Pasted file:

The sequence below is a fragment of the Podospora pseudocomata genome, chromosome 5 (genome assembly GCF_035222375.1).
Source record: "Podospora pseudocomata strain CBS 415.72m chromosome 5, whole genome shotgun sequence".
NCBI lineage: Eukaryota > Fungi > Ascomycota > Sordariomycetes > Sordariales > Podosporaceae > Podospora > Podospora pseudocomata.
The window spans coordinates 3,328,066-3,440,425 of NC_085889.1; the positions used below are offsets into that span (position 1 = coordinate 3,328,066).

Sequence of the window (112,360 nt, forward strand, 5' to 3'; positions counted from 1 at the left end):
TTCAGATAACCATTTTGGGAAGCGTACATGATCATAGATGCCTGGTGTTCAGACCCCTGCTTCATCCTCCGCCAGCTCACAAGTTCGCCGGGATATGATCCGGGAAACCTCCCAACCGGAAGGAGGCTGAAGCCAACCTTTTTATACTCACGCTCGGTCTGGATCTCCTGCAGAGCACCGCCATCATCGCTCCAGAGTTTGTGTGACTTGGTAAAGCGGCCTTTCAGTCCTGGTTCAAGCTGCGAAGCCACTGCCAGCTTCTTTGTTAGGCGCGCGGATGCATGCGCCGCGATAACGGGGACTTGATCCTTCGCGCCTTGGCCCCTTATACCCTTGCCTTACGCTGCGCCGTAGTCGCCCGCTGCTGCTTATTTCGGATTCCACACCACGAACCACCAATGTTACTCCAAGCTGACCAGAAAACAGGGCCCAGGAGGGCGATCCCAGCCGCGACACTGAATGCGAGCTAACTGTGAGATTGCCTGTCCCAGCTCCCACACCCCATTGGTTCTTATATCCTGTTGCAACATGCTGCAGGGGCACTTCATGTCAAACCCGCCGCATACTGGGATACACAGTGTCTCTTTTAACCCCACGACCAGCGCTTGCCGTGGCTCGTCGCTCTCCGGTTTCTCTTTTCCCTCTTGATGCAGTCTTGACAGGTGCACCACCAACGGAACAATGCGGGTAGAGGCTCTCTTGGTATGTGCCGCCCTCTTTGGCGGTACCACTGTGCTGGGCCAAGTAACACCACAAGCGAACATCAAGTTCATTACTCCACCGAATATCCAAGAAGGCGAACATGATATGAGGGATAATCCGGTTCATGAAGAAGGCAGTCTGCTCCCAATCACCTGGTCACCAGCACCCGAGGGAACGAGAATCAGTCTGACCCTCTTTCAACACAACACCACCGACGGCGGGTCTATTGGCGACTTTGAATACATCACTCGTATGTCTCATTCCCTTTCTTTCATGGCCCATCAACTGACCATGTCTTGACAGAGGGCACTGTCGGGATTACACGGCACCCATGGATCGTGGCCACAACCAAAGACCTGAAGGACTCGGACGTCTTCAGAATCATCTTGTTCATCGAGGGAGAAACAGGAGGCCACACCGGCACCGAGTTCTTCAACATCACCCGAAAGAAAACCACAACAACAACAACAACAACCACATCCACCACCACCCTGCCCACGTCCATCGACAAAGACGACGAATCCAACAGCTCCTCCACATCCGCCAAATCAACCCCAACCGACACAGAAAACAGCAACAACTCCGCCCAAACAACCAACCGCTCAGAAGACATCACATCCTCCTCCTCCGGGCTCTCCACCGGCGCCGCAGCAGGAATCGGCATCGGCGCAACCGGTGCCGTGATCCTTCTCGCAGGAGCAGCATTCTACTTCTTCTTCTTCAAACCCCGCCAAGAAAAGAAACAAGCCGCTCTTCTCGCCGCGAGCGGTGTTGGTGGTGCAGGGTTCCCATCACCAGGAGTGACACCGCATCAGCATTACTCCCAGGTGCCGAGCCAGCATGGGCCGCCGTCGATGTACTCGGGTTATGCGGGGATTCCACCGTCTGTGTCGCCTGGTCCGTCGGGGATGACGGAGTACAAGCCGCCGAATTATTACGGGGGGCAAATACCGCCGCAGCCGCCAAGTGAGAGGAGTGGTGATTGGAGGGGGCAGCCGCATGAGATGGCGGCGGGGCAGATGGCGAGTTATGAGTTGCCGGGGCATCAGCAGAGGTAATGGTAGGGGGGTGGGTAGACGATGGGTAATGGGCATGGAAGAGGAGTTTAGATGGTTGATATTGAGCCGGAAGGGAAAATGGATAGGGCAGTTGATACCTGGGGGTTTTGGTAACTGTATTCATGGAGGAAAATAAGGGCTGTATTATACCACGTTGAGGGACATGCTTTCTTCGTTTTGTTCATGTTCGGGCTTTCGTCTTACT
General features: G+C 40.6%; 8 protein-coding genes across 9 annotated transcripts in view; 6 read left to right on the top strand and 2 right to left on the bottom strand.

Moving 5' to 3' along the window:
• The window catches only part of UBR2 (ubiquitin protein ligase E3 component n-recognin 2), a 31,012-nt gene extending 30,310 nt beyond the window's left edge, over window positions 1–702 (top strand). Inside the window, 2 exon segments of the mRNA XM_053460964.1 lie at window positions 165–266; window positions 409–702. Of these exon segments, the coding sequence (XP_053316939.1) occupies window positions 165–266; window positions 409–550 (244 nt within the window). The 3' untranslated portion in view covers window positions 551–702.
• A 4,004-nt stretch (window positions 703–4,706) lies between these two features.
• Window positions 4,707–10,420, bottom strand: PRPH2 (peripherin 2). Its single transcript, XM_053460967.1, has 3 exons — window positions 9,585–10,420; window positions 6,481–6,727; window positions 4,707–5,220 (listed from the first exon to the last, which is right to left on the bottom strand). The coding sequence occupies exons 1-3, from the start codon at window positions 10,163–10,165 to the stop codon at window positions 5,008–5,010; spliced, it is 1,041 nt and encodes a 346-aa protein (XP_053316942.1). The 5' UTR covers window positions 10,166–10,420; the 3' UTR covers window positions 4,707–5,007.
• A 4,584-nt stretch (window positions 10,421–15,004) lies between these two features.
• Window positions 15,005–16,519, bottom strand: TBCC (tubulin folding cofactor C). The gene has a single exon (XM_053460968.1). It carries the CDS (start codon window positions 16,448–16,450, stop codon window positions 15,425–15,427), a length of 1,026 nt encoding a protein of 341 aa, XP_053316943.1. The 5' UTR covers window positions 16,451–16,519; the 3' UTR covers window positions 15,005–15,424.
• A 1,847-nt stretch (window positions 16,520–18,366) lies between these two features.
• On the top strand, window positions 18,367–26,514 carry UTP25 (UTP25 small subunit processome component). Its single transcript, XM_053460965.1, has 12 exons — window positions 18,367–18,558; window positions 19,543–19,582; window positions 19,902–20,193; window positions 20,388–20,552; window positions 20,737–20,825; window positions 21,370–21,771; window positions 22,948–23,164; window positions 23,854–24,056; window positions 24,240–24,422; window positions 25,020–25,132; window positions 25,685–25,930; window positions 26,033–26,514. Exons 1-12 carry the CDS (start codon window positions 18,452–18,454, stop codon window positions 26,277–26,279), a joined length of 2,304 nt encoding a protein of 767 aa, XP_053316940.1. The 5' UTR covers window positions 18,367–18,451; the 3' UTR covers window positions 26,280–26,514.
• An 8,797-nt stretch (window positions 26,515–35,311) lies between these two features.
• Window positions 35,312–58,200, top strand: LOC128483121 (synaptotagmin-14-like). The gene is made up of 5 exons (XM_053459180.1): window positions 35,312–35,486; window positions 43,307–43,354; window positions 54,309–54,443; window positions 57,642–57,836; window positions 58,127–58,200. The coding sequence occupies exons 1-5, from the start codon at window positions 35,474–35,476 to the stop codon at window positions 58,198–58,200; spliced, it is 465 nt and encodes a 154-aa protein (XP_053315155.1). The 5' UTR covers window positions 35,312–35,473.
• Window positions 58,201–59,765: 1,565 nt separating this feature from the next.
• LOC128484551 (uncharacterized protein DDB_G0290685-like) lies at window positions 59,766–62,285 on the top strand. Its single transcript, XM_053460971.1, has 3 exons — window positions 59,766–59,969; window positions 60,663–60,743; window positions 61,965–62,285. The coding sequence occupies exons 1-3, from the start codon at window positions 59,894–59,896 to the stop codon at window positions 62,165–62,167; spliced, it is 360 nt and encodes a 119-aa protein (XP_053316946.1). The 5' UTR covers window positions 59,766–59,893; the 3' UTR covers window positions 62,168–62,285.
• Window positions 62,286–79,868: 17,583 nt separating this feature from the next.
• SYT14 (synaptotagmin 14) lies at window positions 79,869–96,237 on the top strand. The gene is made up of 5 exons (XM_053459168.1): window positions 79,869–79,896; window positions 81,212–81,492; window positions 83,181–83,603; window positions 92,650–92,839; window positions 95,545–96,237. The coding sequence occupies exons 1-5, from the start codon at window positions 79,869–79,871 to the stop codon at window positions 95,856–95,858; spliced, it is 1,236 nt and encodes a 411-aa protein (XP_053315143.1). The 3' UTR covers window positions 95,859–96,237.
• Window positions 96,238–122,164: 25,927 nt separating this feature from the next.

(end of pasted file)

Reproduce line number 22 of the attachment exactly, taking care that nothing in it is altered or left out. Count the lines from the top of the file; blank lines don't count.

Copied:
• Window positions 96,238–122,164: 25,927 nt separating this feature from the next.